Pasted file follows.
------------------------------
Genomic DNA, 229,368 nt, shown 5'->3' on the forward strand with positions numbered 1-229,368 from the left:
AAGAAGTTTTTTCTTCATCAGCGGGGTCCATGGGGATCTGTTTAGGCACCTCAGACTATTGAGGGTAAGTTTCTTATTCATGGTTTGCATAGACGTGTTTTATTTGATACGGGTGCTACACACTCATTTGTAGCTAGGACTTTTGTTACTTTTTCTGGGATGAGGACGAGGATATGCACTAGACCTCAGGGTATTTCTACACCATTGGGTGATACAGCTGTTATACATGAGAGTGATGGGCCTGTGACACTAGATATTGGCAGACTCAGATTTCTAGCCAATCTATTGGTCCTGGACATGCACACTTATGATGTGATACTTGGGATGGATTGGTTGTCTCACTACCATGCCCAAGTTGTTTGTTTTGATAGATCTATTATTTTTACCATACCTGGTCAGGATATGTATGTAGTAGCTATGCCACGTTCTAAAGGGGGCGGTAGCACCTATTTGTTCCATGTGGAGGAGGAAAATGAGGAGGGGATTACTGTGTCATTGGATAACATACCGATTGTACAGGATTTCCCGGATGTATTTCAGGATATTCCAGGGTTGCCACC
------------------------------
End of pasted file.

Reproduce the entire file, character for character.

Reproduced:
Genomic DNA, 229,368 nt, shown 5'->3' on the forward strand with positions numbered 1-229,368 from the left:
AAGAAGTTTTTTCTTCATCAGCGGGGTCCATGGGGATCTGTTTAGGCACCTCAGACTATTGAGGGTAAGTTTCTTATTCATGGTTTGCATAGACGTGTTTTATTTGATACGGGTGCTACACACTCATTTGTAGCTAGGACTTTTGTTACTTTTTCTGGGATGAGGACGAGGATATGCACTAGACCTCAGGGTATTTCTACACCATTGGGTGATACAGCTGTTATACATGAGAGTGATGGGCCTGTGACACTAGATATTGGCAGACTCAGATTTCTAGCCAATCTATTGGTCCTGGACATGCACACTTATGATGTGATACTTGGGATGGATTGGTTGTCTCACTACCATGCCCAAGTTGTTTGTTTTGATAGATCTATTATTTTTACCATACCTGGTCAGGATATGTATGTAGTAGCTATGCCACGTTCTAAAGGGGGCGGTAGCACCTATTTGTTCCATGTGGAGGAGGAAAATGAGGAGGGGATTACTGTGTCATTGGATAACATACCGATTGTACAGGATTTCCCGGATGTATTTCAGGATATTCCAGGGTTGCCACC